In recent weeks, I’ve been trying to understand the concept of heroism.  I’ve watched a number of popular films, and found the heroes to be egotistical, smug and smarmy, imbued with some sort of special ability, and often not particularly likeable.  They usually dress in revealing costumes that in actual life would be considered inappropriate outside a strip club.  They are brash, noble to the point of being insufferable, and are inclined to suck up so much attention that everyone else disappears.  They are no one you would want at your dinner table.  As Ralph Waldo Emerson wrote:  Every hero becomes a bore at last.  At least in this regard.

I have studied the prime-time television and literary heroes also.  These are men and women who can’t leap over tall buildings, but think faster than a speeding bullet.  Not more powerful than a locomotive, they harness enormous intellectual and natural energies.  Lacking special abilities like invisibility, telepathy or flight, they are brilliant in their fields, solve crimes or make incredible discoveries, and their only costumes may be a lab coat, or a badge and a gun.  Unlike their cinematic grandiose counterparts, over time we discover they have backstories, generally revealing deficiencies, tragedies, crisis and conflict.  This is to make them more seem more real.

I come away from episodes of CSI: Miami (sadly, now defunct) and NCIS thinking, ‘Horatio Caine—what a terrific guy he is!  I wouldn’t mind him for a friend,’ or ‘Leroy Jethro Gibbs—fantastic!  Strong, noble, humble, modest, and no nonsense! I wish he’d been with me in high school!’

The principle difference between the two types is that the second type is rather ordinary in his or her abilities, and is much more credible.  If they have anything extra, it is something they have built from ordinary abilities and qualities.  They have reached within and done great things.

Being a hero is a matter of degree.  Some throw themselves on bombs to protect others, and no one doubts their heroism.  Some give the last chop on the plate to their children, and no one recognizes their heroism.  Some are celebrities because they’re heroes, others are heroes because they are celebrities, and still others are heroes because they are unknown.  Our teachers, historical figures, and even celebrities, can be heroes simply because we admire them, and although they may have done nothing particularly heroic.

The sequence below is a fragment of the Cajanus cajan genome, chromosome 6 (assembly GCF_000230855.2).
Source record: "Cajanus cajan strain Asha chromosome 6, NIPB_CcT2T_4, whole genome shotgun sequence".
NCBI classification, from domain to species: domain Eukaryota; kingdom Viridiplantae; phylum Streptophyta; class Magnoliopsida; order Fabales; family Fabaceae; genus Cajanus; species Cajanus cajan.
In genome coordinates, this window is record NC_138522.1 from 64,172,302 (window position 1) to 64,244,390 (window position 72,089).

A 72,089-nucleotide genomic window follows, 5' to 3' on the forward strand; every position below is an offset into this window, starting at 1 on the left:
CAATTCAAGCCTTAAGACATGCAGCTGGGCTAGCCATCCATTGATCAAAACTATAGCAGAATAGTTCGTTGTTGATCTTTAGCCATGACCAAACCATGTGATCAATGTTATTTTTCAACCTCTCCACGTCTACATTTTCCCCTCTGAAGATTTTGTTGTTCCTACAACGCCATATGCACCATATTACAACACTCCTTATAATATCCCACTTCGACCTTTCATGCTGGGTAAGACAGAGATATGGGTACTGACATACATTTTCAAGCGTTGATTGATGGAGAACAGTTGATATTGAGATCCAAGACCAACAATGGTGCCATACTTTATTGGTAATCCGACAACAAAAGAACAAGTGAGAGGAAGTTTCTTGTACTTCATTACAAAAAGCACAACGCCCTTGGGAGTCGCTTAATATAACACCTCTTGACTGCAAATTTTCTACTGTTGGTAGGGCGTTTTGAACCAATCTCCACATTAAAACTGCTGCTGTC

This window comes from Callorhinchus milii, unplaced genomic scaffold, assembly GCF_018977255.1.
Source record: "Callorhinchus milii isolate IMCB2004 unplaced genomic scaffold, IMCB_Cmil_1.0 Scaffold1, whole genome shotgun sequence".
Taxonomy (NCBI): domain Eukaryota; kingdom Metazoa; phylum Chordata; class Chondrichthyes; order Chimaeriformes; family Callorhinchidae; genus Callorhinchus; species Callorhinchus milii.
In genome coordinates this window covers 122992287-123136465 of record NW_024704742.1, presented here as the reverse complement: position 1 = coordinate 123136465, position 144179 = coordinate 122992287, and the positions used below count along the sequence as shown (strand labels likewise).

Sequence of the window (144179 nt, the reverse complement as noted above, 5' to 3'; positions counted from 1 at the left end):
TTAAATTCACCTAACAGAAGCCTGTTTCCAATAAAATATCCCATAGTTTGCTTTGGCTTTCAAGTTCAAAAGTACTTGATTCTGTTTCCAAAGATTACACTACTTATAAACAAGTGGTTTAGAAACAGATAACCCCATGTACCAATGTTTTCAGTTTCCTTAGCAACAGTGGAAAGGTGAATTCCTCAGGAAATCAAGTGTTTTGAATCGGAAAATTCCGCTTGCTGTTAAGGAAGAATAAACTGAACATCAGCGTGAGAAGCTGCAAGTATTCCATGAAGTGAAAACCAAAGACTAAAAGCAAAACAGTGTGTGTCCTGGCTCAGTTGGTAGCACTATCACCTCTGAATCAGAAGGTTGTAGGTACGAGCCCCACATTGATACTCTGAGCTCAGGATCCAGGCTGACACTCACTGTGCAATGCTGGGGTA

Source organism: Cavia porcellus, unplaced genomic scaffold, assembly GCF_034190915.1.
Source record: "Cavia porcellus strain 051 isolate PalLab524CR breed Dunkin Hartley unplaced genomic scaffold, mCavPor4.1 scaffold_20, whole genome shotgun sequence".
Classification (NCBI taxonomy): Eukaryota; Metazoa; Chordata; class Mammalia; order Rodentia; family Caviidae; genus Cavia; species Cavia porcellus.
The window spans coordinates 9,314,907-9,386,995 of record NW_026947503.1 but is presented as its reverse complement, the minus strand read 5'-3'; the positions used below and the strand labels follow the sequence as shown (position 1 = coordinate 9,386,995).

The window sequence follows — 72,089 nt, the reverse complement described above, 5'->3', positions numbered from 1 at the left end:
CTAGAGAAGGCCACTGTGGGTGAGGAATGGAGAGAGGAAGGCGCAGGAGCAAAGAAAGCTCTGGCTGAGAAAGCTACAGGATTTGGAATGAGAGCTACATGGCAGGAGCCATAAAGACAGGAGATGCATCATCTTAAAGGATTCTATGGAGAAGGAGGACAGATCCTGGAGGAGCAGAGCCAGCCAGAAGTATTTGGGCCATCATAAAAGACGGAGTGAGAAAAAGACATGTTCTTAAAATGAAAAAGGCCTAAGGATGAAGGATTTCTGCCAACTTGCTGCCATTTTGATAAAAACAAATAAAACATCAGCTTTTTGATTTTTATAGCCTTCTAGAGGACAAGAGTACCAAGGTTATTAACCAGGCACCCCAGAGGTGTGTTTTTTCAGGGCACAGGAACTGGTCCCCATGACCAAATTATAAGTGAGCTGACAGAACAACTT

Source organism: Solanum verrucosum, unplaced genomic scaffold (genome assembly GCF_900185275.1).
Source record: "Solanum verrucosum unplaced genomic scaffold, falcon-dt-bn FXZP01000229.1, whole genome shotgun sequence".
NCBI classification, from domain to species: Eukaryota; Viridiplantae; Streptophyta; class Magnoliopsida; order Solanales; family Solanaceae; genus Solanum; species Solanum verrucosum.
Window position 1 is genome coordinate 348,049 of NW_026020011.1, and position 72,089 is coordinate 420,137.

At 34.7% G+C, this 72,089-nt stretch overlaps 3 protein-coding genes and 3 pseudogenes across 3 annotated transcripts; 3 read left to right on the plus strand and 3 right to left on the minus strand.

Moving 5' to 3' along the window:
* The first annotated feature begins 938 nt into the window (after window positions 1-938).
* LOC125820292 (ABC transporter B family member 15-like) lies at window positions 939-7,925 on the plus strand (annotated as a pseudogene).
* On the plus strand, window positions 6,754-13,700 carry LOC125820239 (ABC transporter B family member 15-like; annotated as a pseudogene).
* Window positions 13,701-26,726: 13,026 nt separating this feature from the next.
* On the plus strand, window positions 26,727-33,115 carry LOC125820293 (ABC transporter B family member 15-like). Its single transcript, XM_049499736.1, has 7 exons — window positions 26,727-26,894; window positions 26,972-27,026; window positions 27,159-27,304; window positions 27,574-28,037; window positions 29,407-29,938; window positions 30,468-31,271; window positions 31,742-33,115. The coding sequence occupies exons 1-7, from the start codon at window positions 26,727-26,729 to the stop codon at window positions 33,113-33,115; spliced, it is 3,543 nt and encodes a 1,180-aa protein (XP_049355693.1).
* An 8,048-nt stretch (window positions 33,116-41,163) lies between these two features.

I asked someone for his definition of what made someone a hero.  His first thoughts were for police, firefighters, and the military.  He was especially appreciative of those people who were committed to preserving the safety and security of his family, handling matters no one knew existed.  He may have been speaking of spies, but that’s classified.

I agree with him, and I have some thoughts of my own to add.

I think you are a hero—not in the ‘leap over tall buildings’ sense, but in the sense of having heroic qualities.  Heroism is more often the result of a quality than an activity.  How often do you give of yourself and look for no reward?  Or more probably, give of yourself knowing you will receive no reward, but do it anyway? How often do you face challenges that are significant to you (if to no one else), and persevere despite the difficulty?  How often do you not make that cutting remark, embrace inconvenience for the sake of another, or walk away to preserve the peace?  You are a hero.

I think the person who deliberately gets out of bed and goes to a job he despises in order to support his family is a hero.  He might say he has no choice, but he does—he could stay in bed and let the family starve.  The person in a difficult situation and doesn’t do anything is a hero because she isn’t making it worse.  When she knows what to do, and does it, she will still be a hero drawing on different heroic qualities.  The person who makes promises and keeps them, even at his own expense, is a hero.  I think anyone who does something selfless, even at his or her own expense, is a hero.  The person who faces any fear, no matter how trifling or massive, is a hero.  Heroism isn’t just about doing for others, it’s also about doing for yourself in trying circumstances, bringing out your real qualities and putting away masks and excuses.

Anyone who can be The Real Self is a hero.


If you enjoyed reading this, please take a look at my eBooks on

Behind These Red Doors: Stories a Cathedral Could Tell :
Lives of the Ain’ts: Comedic Biographies of Directors Errant:
The Inn of Souls:

You can also see a reading of excerpts of each book by clicking on the links below:

Behind These Red Doors: Stories a Cathedral Could Tell:
Lives of the Ain’ts: Comedic Biographies of Directors Errant:
The Inn of Souls:

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